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Business ethics: Define trade secret and apply it to the flier received from RGS&H

Define trade secret. Rob Lebow, the director of corporate communications for Microsoft, received a flier from Neal Hill at Rossin, Greenberg, Seronick, & Hill (RGS&H), a small New England advertising agency . The flier stressed the agency's familiarity with Lotus 1-2-3, which was the main competition for Microsoft's new spreadsheet program, Excel. RGS&H had recently hired two people who had worked on the Lotus account for another advertising agency, and so Lebow wondered whether RGS&H was offering Microsoft the skill and experience of these new employees or whether the agency was offering to sell confidential information that belonged to Lotus. Lebow had four options: (1) he could ignore RGS&H's flier; (2) he could return the flier with the reply, "Thanks but no thanks;" (3) he could forward the flier to Lotus; or (4) he could investigate the offer. Did RGS&H really offer to sell confidential information? If Neal Hill opted for (2) was he guilty of a crime or merely of poor judgment in his choice of words? Justify your reasoning.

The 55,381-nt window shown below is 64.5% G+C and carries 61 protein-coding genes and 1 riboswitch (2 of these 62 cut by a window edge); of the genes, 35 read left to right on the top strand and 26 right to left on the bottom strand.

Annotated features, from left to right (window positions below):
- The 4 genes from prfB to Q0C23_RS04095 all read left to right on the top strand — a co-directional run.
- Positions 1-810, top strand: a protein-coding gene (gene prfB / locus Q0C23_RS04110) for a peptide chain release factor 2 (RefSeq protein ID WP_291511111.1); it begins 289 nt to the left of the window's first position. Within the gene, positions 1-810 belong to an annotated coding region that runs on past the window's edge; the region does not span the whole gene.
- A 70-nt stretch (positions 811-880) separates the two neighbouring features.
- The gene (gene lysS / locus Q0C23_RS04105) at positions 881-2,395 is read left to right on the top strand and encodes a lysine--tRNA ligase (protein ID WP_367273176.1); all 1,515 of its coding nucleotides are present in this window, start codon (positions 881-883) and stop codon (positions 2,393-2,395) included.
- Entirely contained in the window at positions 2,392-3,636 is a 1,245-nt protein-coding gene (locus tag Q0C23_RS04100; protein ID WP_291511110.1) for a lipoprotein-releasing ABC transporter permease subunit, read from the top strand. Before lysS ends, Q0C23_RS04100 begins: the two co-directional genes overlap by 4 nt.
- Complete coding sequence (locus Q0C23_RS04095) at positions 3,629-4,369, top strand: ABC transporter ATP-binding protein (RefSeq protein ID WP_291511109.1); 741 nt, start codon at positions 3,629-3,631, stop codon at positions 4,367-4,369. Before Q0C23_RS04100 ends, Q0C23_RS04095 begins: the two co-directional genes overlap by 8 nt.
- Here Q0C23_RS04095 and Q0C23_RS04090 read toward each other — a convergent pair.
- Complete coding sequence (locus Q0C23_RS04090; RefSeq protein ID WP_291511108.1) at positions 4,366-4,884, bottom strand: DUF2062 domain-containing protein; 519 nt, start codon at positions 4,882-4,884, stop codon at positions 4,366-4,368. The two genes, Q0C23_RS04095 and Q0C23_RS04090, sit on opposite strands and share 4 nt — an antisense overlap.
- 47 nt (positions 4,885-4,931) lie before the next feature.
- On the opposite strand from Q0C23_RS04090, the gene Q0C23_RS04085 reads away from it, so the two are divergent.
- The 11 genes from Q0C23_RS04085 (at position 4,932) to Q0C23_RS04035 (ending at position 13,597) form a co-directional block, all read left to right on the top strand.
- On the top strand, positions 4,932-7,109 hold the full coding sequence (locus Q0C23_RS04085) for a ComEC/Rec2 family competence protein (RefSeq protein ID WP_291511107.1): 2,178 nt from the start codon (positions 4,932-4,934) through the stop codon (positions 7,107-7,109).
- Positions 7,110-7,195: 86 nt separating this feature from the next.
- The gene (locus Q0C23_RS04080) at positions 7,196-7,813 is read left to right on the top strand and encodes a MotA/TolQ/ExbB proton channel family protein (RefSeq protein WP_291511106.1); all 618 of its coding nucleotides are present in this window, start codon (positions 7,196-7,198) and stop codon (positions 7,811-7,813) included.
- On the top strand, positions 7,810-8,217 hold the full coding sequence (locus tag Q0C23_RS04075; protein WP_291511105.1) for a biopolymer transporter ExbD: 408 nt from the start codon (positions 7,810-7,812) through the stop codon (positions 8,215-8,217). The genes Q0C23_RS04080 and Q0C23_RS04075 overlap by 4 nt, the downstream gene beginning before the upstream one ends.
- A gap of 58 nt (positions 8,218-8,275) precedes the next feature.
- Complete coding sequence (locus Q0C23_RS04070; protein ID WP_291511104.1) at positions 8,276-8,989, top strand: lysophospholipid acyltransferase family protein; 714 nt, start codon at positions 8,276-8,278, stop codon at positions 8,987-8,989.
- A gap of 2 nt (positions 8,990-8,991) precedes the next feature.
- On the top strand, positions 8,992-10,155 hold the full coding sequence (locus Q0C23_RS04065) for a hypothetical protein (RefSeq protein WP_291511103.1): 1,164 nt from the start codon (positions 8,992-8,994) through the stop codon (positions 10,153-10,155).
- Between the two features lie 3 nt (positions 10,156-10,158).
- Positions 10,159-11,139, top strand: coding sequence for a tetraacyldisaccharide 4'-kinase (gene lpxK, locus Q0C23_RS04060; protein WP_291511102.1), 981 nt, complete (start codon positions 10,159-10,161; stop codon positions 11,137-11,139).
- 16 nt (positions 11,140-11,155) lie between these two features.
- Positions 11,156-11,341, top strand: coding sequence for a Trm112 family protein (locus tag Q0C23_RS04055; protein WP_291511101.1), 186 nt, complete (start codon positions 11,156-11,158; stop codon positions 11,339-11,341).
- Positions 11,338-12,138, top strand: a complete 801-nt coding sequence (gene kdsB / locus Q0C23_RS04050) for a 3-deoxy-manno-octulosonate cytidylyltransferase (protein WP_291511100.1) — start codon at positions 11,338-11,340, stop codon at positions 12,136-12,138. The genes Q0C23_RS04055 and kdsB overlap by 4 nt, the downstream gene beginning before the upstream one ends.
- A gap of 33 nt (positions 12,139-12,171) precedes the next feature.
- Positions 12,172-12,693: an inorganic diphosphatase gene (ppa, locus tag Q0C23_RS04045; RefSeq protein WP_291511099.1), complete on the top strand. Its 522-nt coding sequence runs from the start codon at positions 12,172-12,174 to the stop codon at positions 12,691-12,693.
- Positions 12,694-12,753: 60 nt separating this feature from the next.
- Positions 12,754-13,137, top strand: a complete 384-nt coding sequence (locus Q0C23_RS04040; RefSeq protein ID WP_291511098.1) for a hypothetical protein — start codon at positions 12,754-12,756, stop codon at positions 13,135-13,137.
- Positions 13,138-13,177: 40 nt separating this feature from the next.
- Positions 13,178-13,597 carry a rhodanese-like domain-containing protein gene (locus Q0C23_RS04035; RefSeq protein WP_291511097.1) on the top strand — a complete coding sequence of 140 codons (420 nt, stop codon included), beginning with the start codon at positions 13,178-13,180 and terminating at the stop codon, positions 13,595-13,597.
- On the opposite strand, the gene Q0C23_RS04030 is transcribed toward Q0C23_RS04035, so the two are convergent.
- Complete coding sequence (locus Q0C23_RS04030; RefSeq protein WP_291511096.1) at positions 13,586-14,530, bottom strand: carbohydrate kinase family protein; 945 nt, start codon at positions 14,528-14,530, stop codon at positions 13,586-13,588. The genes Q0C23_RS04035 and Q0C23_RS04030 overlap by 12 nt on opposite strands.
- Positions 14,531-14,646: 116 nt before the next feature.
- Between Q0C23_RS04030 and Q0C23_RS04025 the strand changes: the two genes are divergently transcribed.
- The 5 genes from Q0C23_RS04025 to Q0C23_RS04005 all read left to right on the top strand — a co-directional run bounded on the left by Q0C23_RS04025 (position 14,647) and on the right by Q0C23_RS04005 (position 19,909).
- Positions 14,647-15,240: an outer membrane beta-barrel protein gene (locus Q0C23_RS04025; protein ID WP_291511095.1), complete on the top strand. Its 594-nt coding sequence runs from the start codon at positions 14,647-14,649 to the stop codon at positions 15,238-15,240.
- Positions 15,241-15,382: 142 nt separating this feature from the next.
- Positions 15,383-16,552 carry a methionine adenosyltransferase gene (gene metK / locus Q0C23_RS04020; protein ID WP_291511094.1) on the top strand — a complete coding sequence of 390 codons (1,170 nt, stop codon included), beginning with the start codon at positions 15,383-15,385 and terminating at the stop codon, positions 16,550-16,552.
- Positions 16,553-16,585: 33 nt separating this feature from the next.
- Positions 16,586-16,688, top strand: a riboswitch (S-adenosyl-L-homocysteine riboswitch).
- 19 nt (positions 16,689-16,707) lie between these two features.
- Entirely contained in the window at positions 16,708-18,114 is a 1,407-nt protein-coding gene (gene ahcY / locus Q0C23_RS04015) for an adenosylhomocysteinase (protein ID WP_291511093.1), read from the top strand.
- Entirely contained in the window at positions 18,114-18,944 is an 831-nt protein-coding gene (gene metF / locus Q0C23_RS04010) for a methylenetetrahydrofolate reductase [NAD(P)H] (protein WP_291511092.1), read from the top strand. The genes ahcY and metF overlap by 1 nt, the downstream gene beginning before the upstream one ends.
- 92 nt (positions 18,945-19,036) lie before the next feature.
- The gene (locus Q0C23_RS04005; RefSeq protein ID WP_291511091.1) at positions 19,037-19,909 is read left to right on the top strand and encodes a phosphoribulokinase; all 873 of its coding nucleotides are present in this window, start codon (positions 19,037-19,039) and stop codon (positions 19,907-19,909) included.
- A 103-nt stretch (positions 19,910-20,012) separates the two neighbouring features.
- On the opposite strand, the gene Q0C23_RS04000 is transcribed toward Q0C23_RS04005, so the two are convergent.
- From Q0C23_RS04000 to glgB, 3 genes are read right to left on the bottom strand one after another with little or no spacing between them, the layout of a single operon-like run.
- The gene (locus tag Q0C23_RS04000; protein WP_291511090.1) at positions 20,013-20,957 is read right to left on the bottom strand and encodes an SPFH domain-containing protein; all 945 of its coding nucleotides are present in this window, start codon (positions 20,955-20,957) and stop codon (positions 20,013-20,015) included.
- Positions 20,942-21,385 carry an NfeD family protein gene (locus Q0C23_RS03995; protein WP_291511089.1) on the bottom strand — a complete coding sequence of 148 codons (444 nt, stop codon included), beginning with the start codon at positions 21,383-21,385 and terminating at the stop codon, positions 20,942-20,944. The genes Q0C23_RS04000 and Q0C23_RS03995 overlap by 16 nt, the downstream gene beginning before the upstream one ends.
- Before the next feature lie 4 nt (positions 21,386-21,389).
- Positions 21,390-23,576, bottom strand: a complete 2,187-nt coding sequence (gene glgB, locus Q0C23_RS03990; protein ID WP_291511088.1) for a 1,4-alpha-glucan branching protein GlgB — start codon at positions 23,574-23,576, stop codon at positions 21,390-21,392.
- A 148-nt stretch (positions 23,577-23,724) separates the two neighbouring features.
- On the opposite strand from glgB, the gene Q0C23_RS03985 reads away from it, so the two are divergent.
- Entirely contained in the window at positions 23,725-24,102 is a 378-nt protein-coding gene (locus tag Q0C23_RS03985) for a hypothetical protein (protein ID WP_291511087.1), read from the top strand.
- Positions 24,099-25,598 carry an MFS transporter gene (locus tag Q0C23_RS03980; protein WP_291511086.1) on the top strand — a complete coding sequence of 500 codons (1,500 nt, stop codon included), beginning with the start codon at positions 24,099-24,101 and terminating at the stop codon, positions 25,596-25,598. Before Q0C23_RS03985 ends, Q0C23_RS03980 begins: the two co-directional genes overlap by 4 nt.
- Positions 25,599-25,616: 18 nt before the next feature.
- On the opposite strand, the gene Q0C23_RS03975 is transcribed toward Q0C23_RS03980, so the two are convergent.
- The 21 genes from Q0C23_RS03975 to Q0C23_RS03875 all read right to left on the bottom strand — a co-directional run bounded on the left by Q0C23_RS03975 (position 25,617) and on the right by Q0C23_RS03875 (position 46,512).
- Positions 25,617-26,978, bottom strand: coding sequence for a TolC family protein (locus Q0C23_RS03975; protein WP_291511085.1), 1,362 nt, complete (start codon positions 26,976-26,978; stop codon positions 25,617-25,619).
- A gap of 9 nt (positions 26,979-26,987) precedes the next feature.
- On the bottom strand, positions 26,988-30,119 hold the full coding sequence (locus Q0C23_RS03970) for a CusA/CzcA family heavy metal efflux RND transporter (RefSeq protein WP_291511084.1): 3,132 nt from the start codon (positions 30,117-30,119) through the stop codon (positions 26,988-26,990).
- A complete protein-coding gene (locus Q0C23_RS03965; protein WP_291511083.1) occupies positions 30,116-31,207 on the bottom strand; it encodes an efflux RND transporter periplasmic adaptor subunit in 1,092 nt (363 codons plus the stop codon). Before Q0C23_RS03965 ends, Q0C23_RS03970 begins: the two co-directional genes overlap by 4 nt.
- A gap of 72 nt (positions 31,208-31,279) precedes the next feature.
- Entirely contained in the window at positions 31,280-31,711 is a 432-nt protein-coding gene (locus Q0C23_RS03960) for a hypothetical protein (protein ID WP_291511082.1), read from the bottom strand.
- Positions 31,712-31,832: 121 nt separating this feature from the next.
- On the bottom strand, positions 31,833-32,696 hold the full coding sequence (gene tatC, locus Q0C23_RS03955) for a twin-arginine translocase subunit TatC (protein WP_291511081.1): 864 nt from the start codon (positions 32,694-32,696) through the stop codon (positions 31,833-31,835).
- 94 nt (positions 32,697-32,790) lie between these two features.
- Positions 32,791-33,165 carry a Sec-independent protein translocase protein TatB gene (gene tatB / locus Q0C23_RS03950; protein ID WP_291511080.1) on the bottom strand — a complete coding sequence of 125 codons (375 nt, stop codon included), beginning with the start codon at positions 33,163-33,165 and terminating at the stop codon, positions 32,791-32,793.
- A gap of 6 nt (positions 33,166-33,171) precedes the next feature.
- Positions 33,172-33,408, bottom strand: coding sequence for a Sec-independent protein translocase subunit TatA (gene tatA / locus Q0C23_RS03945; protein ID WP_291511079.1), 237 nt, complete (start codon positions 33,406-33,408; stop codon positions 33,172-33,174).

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Business ethic

Define trade secret. Rob Lebow, the director of corporate communications for Microsoft, received a flier from Neal Hill at Rossin, Greenberg, Seronick, & Hill (RGS&H), a small New England advertising agency . The flier stressed the agency's familiarity with Lotus 1-2-3, which was the main competition for Microsoft's new spreadsheet program, Excel. RGS&H had recently hired two people who had worked on the Lotus account for another advertising agency, and so Lebow wondered whether RGS&H was offering Microsoft the skill and experience of these new employees or whether the agency was offering to sell ...

Solution Summary

The solution defines a trade secret as it applies to the problem presented, but then another example is presented to help explain the reasoning.

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